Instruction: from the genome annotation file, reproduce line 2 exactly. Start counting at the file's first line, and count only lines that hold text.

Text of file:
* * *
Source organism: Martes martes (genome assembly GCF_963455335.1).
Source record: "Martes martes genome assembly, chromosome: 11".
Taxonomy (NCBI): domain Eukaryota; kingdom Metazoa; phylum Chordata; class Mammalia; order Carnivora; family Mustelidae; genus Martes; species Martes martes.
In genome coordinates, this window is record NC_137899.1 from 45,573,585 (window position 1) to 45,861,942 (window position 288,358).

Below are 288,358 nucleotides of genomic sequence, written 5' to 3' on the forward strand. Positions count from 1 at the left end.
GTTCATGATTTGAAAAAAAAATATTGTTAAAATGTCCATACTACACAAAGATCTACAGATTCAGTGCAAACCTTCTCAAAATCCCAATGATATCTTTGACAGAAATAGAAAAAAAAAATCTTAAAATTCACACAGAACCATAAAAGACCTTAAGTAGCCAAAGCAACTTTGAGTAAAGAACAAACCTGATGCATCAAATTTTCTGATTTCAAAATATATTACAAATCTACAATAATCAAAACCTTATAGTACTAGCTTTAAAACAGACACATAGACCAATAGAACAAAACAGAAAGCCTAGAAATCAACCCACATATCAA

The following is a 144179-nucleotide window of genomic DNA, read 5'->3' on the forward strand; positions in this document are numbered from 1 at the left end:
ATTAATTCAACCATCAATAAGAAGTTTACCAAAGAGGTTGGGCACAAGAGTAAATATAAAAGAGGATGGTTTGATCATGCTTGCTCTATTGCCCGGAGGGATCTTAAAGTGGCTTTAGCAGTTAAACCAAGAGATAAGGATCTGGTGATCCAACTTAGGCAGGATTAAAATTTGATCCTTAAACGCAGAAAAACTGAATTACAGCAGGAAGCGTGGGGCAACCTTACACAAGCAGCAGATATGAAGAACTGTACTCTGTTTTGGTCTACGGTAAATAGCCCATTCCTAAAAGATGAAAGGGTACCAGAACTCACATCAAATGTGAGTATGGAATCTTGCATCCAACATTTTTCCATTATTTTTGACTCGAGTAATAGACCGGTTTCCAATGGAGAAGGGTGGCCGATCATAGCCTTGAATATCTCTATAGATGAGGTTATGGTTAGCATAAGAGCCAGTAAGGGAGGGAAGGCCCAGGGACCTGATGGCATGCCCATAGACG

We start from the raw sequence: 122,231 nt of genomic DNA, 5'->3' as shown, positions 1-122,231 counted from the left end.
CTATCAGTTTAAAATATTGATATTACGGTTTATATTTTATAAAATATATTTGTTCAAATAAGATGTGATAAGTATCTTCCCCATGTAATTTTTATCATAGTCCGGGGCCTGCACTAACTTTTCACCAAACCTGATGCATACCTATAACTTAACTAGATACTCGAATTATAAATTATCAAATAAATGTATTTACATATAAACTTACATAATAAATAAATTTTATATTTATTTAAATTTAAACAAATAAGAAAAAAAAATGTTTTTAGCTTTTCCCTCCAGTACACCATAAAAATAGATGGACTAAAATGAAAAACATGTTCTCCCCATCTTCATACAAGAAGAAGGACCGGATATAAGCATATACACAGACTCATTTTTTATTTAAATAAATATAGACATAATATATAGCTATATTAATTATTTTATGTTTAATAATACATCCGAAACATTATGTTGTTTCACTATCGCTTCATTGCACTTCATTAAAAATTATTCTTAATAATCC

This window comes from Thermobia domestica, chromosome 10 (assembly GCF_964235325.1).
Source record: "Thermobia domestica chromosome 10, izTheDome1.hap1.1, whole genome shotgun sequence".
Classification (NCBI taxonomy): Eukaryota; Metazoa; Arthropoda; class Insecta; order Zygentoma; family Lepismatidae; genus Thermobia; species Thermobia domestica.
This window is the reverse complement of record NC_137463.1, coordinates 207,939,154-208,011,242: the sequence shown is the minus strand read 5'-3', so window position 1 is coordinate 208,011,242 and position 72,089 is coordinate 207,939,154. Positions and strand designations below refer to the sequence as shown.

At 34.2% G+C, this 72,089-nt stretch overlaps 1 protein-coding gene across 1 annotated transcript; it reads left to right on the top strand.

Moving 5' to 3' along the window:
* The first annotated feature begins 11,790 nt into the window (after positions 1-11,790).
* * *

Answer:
Source record: "Martes martes genome assembly, chromosome: 11".